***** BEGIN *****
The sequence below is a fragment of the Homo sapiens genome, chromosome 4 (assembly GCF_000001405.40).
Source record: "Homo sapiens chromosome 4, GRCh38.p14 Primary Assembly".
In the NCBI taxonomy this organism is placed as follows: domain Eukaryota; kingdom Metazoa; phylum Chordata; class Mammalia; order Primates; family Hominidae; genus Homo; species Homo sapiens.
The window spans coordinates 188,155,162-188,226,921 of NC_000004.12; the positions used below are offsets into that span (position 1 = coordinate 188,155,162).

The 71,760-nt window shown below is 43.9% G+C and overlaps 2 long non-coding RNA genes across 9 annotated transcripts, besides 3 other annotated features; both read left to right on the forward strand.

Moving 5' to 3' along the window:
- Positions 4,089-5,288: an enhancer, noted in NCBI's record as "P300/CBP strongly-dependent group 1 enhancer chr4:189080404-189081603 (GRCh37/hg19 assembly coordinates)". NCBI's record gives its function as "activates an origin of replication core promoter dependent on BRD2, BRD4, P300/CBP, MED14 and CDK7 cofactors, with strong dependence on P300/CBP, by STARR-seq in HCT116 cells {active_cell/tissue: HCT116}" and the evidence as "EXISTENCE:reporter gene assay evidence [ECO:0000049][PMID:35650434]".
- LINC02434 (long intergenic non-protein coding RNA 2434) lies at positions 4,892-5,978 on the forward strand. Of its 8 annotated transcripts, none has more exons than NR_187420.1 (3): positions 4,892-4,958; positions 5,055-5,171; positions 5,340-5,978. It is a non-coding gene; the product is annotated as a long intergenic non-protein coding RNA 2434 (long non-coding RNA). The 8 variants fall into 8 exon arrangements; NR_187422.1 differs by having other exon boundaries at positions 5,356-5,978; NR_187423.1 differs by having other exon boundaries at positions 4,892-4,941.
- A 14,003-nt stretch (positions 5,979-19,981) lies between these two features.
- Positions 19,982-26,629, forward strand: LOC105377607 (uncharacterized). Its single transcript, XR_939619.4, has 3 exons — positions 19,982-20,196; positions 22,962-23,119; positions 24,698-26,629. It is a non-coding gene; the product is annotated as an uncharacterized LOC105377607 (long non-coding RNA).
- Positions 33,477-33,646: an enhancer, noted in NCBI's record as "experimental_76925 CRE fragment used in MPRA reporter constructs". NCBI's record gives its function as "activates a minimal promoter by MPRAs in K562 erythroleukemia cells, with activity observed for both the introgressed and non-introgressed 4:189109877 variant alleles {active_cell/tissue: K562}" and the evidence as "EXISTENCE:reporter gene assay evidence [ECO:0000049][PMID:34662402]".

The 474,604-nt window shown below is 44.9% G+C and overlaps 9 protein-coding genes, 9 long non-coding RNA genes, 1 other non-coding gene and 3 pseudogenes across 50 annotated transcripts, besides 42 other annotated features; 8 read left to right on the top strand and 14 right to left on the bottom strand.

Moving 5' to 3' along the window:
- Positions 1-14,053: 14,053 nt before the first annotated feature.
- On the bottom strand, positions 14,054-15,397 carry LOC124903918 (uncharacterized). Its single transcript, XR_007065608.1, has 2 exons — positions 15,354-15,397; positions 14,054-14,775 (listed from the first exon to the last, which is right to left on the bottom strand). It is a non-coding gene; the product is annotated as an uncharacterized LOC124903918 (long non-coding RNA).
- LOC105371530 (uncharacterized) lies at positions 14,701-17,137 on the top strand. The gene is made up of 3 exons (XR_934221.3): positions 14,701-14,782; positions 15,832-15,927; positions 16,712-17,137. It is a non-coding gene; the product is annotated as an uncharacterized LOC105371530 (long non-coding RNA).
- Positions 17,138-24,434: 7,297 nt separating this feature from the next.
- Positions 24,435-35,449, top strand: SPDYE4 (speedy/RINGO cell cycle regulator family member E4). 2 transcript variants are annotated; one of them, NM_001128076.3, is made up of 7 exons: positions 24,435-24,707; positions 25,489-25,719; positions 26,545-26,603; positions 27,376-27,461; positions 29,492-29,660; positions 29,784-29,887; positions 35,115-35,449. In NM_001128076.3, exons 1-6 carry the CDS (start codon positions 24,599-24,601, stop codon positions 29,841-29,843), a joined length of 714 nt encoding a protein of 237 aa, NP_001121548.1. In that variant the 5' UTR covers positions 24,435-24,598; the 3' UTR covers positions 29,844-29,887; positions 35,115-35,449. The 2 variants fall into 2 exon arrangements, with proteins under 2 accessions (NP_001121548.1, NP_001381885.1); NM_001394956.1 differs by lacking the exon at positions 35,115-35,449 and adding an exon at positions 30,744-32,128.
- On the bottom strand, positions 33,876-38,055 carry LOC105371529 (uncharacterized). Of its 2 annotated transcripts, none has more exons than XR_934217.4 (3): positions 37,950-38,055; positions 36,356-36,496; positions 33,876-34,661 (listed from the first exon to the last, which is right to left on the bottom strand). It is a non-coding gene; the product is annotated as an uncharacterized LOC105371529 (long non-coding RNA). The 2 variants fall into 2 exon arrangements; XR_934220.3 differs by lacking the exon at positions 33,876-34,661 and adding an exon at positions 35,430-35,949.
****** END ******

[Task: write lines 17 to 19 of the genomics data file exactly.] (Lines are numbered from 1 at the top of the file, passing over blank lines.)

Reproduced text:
- Positions 17,138-24,434: 7,297 nt separating this feature from the next.
- Positions 24,435-35,449, top strand: SPDYE4 (speedy/RINGO cell cycle regulator family member E4). 2 transcript variants are annotated; one of them, NM_001128076.3, is made up of 7 exons: positions 24,435-24,707; positions 25,489-25,719; positions 26,545-26,603; positions 27,376-27,461; positions 29,492-29,660; positions 29,784-29,887; positions 35,115-35,449. In NM_001128076.3, exons 1-6 carry the CDS (start codon positions 24,599-24,601, stop codon positions 29,841-29,843), a joined length of 714 nt encoding a protein of 237 aa, NP_001121548.1. In that variant the 5' UTR covers positions 24,435-24,598; the 3' UTR covers positions 29,844-29,887; positions 35,115-35,449. The 2 variants fall into 2 exon arrangements, with proteins under 2 accessions (NP_001121548.1, NP_001381885.1); NM_001394956.1 differs by lacking the exon at positions 35,115-35,449 and adding an exon at positions 30,744-32,128.
- On the bottom strand, positions 33,876-38,055 carry LOC105371529 (uncharacterized). Of its 2 annotated transcripts, none has more exons than XR_934217.4 (3): positions 37,950-38,055; positions 36,356-36,496; positions 33,876-34,661 (listed from the first exon to the last, which is right to left on the bottom strand). It is a non-coding gene; the product is annotated as an uncharacterized LOC105371529 (long non-coding RNA). The 2 variants fall into 2 exon arrangements; XR_934220.3 differs by lacking the exon at positions 33,876-34,661 and adding an exon at positions 35,430-35,949.